After a few minutes, the crowd began to retreat to the north side of the intersection. I walked the three or four paces to my still-open car door, but I was interrupted by a police officer. The rest is a matter in an open case and I will not comment on details other than to say I was not allowed to take possession of my vehicle. I informed everyone present that I do not consent to illegal searches or seizures and asked if I was free to go or being detained.
Many police were suddenly pressed against me, holding me, and someone fumbled with zip cuffs. No one announced my Miranda, and this persisted until I signed a printed paper version of them very early the following morning. They did not charge me with anything for days. They took me to holding, listed me as a John Doe (my wallet and IDs were in my vehicle which had been seized), and told me I ought to call the Chief of Police. I was offered no phone call, no water, and no one wore their masks during the ordeal. Further, the staff and officers sought to humiliate me by denying me my medically necessary glasses while I sat overnight in a solitary cell. It was a deeply troubling experience to go through in America.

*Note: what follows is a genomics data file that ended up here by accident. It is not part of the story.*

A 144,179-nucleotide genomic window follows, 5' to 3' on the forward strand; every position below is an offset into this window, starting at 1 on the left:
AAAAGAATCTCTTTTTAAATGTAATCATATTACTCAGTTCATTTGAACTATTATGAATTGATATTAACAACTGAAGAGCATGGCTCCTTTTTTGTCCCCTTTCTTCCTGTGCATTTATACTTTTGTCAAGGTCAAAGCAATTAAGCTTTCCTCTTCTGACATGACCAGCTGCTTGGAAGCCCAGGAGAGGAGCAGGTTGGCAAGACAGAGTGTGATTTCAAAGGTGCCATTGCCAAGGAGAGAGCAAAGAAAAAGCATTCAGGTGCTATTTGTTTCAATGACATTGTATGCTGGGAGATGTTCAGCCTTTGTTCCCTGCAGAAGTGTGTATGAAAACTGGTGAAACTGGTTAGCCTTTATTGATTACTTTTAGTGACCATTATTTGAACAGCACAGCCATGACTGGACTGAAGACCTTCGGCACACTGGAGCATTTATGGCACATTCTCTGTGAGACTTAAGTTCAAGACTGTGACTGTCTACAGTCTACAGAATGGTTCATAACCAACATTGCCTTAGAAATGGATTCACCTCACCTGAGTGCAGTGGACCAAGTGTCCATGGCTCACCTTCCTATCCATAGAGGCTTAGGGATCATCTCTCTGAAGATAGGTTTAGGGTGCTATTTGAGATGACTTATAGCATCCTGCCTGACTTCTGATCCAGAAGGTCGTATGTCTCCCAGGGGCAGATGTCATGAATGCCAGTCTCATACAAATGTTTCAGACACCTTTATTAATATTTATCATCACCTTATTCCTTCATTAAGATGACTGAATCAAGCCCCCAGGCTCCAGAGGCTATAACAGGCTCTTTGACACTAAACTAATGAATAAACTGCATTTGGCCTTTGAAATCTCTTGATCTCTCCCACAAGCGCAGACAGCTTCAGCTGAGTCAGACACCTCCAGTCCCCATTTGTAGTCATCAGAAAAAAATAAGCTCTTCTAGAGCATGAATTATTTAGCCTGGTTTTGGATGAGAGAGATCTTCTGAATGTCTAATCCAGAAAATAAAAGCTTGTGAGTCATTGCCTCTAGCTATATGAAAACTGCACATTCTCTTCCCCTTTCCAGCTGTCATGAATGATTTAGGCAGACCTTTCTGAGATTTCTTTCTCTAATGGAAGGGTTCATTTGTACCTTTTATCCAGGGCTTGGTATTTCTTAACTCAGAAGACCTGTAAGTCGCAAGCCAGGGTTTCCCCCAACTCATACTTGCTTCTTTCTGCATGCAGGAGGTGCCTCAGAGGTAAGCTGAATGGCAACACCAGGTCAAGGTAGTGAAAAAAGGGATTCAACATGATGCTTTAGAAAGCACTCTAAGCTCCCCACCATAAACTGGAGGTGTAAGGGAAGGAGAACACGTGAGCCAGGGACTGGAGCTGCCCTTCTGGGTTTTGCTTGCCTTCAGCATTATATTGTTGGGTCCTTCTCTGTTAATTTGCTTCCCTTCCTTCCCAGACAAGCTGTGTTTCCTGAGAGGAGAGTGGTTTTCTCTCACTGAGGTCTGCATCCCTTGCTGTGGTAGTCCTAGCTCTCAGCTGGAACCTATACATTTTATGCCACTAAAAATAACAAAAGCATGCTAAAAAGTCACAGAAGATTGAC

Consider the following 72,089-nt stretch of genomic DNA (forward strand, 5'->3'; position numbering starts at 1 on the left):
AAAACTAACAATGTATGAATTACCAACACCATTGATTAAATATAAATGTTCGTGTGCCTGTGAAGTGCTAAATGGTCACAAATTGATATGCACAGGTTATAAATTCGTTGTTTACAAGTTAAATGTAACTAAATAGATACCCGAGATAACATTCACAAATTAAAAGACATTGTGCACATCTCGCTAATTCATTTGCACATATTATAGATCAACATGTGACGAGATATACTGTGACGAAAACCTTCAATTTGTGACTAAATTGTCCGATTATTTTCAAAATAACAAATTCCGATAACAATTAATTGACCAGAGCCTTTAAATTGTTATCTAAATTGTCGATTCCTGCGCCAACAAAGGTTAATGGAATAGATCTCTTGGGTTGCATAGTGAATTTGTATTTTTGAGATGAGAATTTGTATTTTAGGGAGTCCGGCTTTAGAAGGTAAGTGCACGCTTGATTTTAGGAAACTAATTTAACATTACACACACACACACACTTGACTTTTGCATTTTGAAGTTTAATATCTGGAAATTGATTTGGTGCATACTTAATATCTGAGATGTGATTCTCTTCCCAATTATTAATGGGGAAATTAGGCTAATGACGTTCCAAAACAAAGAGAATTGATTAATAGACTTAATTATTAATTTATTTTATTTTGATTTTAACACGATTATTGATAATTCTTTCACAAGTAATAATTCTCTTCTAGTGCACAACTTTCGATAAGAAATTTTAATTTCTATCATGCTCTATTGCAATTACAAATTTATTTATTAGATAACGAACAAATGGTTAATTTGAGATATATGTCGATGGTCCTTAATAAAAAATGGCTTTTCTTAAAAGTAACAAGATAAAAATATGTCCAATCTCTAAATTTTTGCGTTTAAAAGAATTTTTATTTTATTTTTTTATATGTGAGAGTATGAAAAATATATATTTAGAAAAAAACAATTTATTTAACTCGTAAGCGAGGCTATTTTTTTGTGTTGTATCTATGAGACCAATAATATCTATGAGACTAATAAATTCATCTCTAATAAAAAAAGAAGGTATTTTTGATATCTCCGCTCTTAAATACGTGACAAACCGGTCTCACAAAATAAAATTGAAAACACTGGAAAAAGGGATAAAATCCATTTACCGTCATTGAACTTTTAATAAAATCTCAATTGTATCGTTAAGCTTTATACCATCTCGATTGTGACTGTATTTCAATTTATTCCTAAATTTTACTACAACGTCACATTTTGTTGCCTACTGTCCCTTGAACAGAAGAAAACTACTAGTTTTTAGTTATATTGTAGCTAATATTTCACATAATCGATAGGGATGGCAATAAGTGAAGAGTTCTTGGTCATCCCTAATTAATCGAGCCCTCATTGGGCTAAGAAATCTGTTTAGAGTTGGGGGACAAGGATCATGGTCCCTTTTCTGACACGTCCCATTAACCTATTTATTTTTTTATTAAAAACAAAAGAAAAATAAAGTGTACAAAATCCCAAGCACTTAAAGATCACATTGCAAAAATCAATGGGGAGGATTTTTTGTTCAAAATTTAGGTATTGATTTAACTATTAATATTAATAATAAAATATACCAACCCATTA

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While I and the others swept away that night were eventually processed out and arraigned, this was only after sustained, extraordinary pressure was put on the police, the City Solicitor, our Mayor, Attorney General, and Governor. Who knows what might have happened to us if our fellow citizens had not stood up for our rights and the rule of law. I was charged with a misdemeanor crime, assigned a court date, and told that for the next sixty days, I had no liberty. I was at risk of having a traffic stop end as 90 days in the ACI without bail. I was told I could not leave the state without permission. I was informed by my counsel that I might have my communications and movements under surveillance by authorities for the same period. It was an eerie feeling to be told these things.
It did not feel like the America I had been brought up to believe in. In that America, we all have guarantees against such abuses of state power over our freedoms to associate, speak, and assemble. Not to mention restrictions against seizure and harsh treatment.